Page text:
All That Glitters Is Definitely Not Gold
There’s been a lot of talk about gold lately, most of it speculation over the near term direction of its price now that the Fed’s aggressive program of Quantitative Easing is nearing its end. Quite frankly, I continue to be surprised by the degree of concern over something that, in the overall scheme of things, shouldn’t be nearly as important as it is.
Yet the price of gold continues to capture headlines and dominate financial media discourse, even though its long-term behavior bears little correlation to other financial assets, and quite frankly has performed very poorly as an investment over the long haul. When I started out as a stockbroker in September of 1983 gold was worth around $400 an ounce, about one third of its current value.
Don’t get me wrong, tripling your money over 30 years isn’t bad. But it pales in comparison to the S&P 500 index, which has increased in value more than 10 times over the same span after adjusting for dividends and stock splits. And that’s another problem with gold; not only does it not pay any dividend income while you own it, but it can actually cost you money to store it.
So what else is wrong with gold? First of all, there isn’t nearly as much gold in existence as you may think. All of the gold ever mined – approximately 170,000 metric tons or so – could fit inside the gym of your local high school. That’s a lot when it’s all in one place, but not so much when it’s spread all over the world.
Although a finite supply of something is usually beneficial to its price, too little of something makes it impossible to integrate into a meaningful sector of the economy. One reason why gold is used so much for jewelry is that it is so pretty, but another reason is that you don’t need very much of it for that purpose. But if gold was necessary to fuel an automobile or build a skyscraper, then we’d be living in a very different world then the one we do now thanks to much larger supplies of oil and steel.
And even though oil and steel are lousy investments in and of themselves, vast fortunes have been made by the people and companies who have used them to energize our planet and house its inhabitants. In other words, you can build large industries around more plentiful resources like oil and steel, but you can’t build much industry around something as scarce as gold.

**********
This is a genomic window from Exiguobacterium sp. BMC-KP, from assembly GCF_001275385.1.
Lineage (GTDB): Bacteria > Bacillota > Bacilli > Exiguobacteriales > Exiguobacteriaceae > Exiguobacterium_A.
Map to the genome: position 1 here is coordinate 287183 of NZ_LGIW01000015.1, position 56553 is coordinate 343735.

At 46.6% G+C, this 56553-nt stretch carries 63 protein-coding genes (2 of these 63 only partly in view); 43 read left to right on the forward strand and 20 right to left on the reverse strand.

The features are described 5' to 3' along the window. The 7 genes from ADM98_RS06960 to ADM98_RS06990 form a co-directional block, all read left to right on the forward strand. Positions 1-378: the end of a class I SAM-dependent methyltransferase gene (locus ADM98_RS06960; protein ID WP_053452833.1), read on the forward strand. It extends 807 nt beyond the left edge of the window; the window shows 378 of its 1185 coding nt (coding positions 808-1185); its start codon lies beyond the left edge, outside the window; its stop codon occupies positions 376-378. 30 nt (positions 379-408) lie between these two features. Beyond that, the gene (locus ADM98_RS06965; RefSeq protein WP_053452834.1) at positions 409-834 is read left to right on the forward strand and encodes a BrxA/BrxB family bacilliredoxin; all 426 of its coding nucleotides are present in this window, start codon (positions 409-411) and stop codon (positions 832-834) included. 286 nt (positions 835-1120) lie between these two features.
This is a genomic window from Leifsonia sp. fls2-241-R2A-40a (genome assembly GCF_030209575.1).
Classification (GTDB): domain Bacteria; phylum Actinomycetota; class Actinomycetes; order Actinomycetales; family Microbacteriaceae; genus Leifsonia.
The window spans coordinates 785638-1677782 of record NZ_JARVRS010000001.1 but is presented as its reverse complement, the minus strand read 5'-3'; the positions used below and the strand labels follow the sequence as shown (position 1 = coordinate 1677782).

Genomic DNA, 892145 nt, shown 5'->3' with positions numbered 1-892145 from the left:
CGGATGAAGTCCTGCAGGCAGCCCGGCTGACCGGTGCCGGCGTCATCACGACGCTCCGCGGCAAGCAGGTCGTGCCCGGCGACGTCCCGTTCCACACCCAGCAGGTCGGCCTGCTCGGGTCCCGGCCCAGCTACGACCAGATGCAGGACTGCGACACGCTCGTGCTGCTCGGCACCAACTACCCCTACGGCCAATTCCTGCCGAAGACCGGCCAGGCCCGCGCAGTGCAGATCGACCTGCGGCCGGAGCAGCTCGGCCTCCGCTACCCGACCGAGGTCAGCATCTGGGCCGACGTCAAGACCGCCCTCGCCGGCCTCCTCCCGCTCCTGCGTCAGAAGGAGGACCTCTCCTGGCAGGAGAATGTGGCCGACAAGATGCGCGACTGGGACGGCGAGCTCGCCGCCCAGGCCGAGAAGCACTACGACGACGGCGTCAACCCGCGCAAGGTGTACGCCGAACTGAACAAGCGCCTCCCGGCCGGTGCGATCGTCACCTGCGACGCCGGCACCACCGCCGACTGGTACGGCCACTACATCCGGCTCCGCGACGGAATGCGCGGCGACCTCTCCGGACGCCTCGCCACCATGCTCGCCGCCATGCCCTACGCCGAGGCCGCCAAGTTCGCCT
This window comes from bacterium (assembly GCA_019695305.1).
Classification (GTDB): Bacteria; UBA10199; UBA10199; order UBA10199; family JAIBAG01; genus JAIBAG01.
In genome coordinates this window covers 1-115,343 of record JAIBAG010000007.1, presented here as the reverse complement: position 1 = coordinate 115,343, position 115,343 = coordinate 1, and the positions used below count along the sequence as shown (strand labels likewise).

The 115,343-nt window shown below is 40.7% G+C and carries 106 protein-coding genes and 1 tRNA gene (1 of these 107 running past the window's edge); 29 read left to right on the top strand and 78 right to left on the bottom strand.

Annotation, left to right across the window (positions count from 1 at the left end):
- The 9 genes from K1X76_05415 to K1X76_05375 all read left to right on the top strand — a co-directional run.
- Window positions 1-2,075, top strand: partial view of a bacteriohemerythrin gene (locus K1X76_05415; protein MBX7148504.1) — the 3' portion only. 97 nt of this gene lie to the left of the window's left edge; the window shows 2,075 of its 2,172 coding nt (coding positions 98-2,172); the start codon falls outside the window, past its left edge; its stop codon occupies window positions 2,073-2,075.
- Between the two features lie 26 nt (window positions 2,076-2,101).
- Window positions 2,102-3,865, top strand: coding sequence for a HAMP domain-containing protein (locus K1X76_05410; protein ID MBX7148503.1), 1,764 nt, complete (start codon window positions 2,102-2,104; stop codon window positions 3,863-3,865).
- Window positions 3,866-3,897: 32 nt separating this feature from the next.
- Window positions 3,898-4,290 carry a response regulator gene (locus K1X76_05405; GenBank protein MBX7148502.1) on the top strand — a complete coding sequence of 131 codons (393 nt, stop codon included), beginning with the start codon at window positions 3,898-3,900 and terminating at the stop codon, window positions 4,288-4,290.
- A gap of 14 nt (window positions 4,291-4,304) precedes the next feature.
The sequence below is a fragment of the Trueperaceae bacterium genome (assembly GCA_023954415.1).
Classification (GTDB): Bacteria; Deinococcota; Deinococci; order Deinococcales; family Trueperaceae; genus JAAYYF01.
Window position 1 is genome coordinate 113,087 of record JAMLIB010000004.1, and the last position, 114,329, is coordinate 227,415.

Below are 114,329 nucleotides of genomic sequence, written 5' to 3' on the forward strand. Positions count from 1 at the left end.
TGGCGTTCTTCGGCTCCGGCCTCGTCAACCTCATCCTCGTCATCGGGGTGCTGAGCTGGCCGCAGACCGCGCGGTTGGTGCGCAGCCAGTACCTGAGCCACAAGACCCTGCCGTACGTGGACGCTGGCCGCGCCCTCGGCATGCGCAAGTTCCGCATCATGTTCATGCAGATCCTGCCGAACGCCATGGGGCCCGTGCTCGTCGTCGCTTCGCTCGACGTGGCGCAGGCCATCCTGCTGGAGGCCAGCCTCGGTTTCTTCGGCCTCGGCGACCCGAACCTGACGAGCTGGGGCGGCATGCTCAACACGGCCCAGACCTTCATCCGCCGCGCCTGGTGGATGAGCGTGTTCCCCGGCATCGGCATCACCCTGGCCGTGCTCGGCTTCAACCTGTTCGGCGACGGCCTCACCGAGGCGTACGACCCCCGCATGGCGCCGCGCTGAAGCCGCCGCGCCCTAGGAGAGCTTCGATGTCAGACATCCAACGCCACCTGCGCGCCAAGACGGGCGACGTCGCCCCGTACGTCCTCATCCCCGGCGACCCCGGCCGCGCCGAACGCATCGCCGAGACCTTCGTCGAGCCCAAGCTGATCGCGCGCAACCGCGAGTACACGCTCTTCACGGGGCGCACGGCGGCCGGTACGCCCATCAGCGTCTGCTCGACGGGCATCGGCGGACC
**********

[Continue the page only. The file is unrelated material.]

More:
Nevertheless, primarily for cultural reasons, it is still viewed as a “must-have” asset during times of rising inflation. Prior to 1971 when our currency was directly linked to gold that made a lot of sense, but now that the U.S. and all other major nations use a fiat currency it is difficult to justify linking gold so tightly with money. In theory, at least, the price of gold is no more tied to the value of the dollar than is the price of oil or steel.
However, currently there is so much money tied up in financial instruments that use gold and the dollar as their subjects that a de facto relationship does exist. Along with U.S. Treasury notes, the relative value of the three instruments have become intertwined in a byzantine labyrinth of options, futures, and various forms of “synthetic” securities that in the near term it would be impossible to decouple one from the others without causing enormous ripples throughout the global financial system.
All that said, we include a gold ETF in the ‘Inflation Hedges’ sleeve of the Personal Finance Fund portfolio for the simple reason that its price behavior during times of rampant inflation is entirely predictable: it goes up in value. Sometimes it goes up a lot, such as three years ago when it topped out above $1,800. And so long as enough people believe that it should do that, then it will continue to do so. Eventually the price of gold will decouple altogether from the value of money, but that probably won’t happen unless we get to the point where there is a true global economy operating on a single form of fiat currency.
Until then, you can reliably count on gold as one of the few true inflation hedges available in the market.